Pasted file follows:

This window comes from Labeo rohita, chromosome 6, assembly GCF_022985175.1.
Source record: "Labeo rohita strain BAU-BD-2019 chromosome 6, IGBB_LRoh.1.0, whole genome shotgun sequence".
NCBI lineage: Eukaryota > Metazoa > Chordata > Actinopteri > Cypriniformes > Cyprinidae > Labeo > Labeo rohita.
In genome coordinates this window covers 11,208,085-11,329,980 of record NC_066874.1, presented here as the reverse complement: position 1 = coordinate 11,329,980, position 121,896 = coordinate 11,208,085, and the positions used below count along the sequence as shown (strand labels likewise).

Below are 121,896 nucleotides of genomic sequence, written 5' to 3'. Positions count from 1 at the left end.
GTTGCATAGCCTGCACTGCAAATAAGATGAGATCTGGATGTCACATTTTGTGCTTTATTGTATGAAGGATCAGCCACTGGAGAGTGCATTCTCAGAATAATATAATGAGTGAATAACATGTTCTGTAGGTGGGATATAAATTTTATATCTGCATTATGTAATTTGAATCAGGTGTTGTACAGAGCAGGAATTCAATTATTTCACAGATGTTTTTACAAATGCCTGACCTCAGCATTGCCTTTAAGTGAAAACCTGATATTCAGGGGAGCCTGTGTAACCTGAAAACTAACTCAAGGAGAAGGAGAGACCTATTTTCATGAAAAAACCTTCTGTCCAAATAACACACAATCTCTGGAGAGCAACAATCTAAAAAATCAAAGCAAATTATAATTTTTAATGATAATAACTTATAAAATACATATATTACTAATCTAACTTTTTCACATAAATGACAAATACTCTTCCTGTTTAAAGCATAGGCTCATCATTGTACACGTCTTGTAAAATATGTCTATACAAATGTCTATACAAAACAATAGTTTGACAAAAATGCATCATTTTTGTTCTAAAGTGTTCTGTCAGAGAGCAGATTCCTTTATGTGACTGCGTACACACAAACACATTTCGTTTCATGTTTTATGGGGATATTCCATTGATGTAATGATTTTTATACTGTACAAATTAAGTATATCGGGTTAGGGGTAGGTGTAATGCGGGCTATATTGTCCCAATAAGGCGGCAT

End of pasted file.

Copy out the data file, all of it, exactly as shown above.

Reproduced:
This window comes from Labeo rohita, chromosome 6, assembly GCF_022985175.1.
Source record: "Labeo rohita strain BAU-BD-2019 chromosome 6, IGBB_LRoh.1.0, whole genome shotgun sequence".
NCBI lineage: Eukaryota > Metazoa > Chordata > Actinopteri > Cypriniformes > Cyprinidae > Labeo > Labeo rohita.
In genome coordinates this window covers 11,208,085-11,329,980 of record NC_066874.1, presented here as the reverse complement: position 1 = coordinate 11,329,980, position 121,896 = coordinate 11,208,085, and the positions used below count along the sequence as shown (strand labels likewise).

Below are 121,896 nucleotides of genomic sequence, written 5' to 3'. Positions count from 1 at the left end.
GTTGCATAGCCTGCACTGCAAATAAGATGAGATCTGGATGTCACATTTTGTGCTTTATTGTATGAAGGATCAGCCACTGGAGAGTGCATTCTCAGAATAATATAATGAGTGAATAACATGTTCTGTAGGTGGGATATAAATTTTATATCTGCATTATGTAATTTGAATCAGGTGTTGTACAGAGCAGGAATTCAATTATTTCACAGATGTTTTTACAAATGCCTGACCTCAGCATTGCCTTTAAGTGAAAACCTGATATTCAGGGGAGCCTGTGTAACCTGAAAACTAACTCAAGGAGAAGGAGAGACCTATTTTCATGAAAAAACCTTCTGTCCAAATAACACACAATCTCTGGAGAGCAACAATCTAAAAAATCAAAGCAAATTATAATTTTTAATGATAATAACTTATAAAATACATATATTACTAATCTAACTTTTTCACATAAATGACAAATACTCTTCCTGTTTAAAGCATAGGCTCATCATTGTACACGTCTTGTAAAATATGTCTATACAAATGTCTATACAAAACAATAGTTTGACAAAAATGCATCATTTTTGTTCTAAAGTGTTCTGTCAGAGAGCAGATTCCTTTATGTGACTGCGTACACACAAACACATTTCGTTTCATGTTTTATGGGGATATTCCATTGATGTAATGATTTTTATACTGTACAAATTAAGTATATCGGGTTAGGGGTAGGTGTAATGCGGGCTATATTGTCCCAATAAGGCGGCAT